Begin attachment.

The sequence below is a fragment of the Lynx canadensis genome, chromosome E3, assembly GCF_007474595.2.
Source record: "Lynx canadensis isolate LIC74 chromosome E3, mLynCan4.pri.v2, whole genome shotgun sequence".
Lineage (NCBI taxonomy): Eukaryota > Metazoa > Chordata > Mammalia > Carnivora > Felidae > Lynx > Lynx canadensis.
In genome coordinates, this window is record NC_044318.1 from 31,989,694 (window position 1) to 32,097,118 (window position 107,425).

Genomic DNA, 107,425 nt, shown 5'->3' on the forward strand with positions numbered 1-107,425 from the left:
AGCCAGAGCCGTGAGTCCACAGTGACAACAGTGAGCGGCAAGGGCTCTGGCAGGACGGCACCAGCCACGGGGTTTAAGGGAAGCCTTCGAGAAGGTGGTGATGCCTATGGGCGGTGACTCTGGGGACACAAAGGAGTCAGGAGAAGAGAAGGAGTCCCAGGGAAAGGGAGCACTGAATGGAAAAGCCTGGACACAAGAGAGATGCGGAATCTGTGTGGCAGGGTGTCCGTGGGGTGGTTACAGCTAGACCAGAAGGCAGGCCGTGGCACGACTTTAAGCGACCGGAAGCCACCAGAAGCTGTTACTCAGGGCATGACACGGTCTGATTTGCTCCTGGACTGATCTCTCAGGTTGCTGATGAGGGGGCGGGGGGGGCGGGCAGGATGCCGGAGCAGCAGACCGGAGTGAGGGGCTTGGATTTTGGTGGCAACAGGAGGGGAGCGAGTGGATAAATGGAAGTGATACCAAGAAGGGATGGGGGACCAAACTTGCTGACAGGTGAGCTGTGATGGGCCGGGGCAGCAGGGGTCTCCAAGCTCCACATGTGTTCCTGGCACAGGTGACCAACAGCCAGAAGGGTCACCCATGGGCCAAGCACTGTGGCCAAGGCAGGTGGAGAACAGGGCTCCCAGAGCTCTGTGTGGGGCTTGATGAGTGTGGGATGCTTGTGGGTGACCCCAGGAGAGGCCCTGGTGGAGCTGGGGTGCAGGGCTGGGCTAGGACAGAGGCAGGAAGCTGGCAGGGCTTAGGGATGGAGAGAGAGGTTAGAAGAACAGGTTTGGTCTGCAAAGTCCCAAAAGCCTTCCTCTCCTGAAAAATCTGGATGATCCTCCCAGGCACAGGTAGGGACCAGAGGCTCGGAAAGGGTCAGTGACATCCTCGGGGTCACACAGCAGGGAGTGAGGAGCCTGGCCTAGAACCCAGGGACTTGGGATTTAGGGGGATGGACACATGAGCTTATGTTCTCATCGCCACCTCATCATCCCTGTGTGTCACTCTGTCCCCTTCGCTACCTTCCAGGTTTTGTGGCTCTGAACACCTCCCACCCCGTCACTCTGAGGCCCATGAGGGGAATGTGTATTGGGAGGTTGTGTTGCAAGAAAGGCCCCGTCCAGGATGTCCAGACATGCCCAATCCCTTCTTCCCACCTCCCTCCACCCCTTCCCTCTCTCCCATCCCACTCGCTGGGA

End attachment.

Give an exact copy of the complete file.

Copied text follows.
The sequence below is a fragment of the Lynx canadensis genome, chromosome E3, assembly GCF_007474595.2.
Source record: "Lynx canadensis isolate LIC74 chromosome E3, mLynCan4.pri.v2, whole genome shotgun sequence".
Lineage (NCBI taxonomy): Eukaryota > Metazoa > Chordata > Mammalia > Carnivora > Felidae > Lynx > Lynx canadensis.
In genome coordinates, this window is record NC_044318.1 from 31,989,694 (window position 1) to 32,097,118 (window position 107,425).

Genomic DNA, 107,425 nt, shown 5'->3' on the forward strand with positions numbered 1-107,425 from the left:
AGCCAGAGCCGTGAGTCCACAGTGACAACAGTGAGCGGCAAGGGCTCTGGCAGGACGGCACCAGCCACGGGGTTTAAGGGAAGCCTTCGAGAAGGTGGTGATGCCTATGGGCGGTGACTCTGGGGACACAAAGGAGTCAGGAGAAGAGAAGGAGTCCCAGGGAAAGGGAGCACTGAATGGAAAAGCCTGGACACAAGAGAGATGCGGAATCTGTGTGGCAGGGTGTCCGTGGGGTGGTTACAGCTAGACCAGAAGGCAGGCCGTGGCACGACTTTAAGCGACCGGAAGCCACCAGAAGCTGTTACTCAGGGCATGACACGGTCTGATTTGCTCCTGGACTGATCTCTCAGGTTGCTGATGAGGGGGCGGGGGGGGCGGGCAGGATGCCGGAGCAGCAGACCGGAGTGAGGGGCTTGGATTTTGGTGGCAACAGGAGGGGAGCGAGTGGATAAATGGAAGTGATACCAAGAAGGGATGGGGGACCAAACTTGCTGACAGGTGAGCTGTGATGGGCCGGGGCAGCAGGGGTCTCCAAGCTCCACATGTGTTCCTGGCACAGGTGACCAACAGCCAGAAGGGTCACCCATGGGCCAAGCACTGTGGCCAAGGCAGGTGGAGAACAGGGCTCCCAGAGCTCTGTGTGGGGCTTGATGAGTGTGGGATGCTTGTGGGTGACCCCAGGAGAGGCCCTGGTGGAGCTGGGGTGCAGGGCTGGGCTAGGACAGAGGCAGGAAGCTGGCAGGGCTTAGGGATGGAGAGAGAGGTTAGAAGAACAGGTTTGGTCTGCAAAGTCCCAAAAGCCTTCCTCTCCTGAAAAATCTGGATGATCCTCCCAGGCACAGGTAGGGACCAGAGGCTCGGAAAGGGTCAGTGACATCCTCGGGGTCACACAGCAGGGAGTGAGGAGCCTGGCCTAGAACCCAGGGACTTGGGATTTAGGGGGATGGACACATGAGCTTATGTTCTCATCGCCACCTCATCATCCCTGTGTGTCACTCTGTCCCCTTCGCTACCTTCCAGGTTTTGTGGCTCTGAACACCTCCCACCCCGTCACTCTGAGGCCCATGAGGGGAATGTGTATTGGGAGGTTGTGTTGCAAGAAAGGCCCCGTCCAGGATGTCCAGACATGCCCAATCCCTTCTTCCCACCTCCCTCCACCCCTTCCCTCTCTCCCATCCCACTCGCTGGGA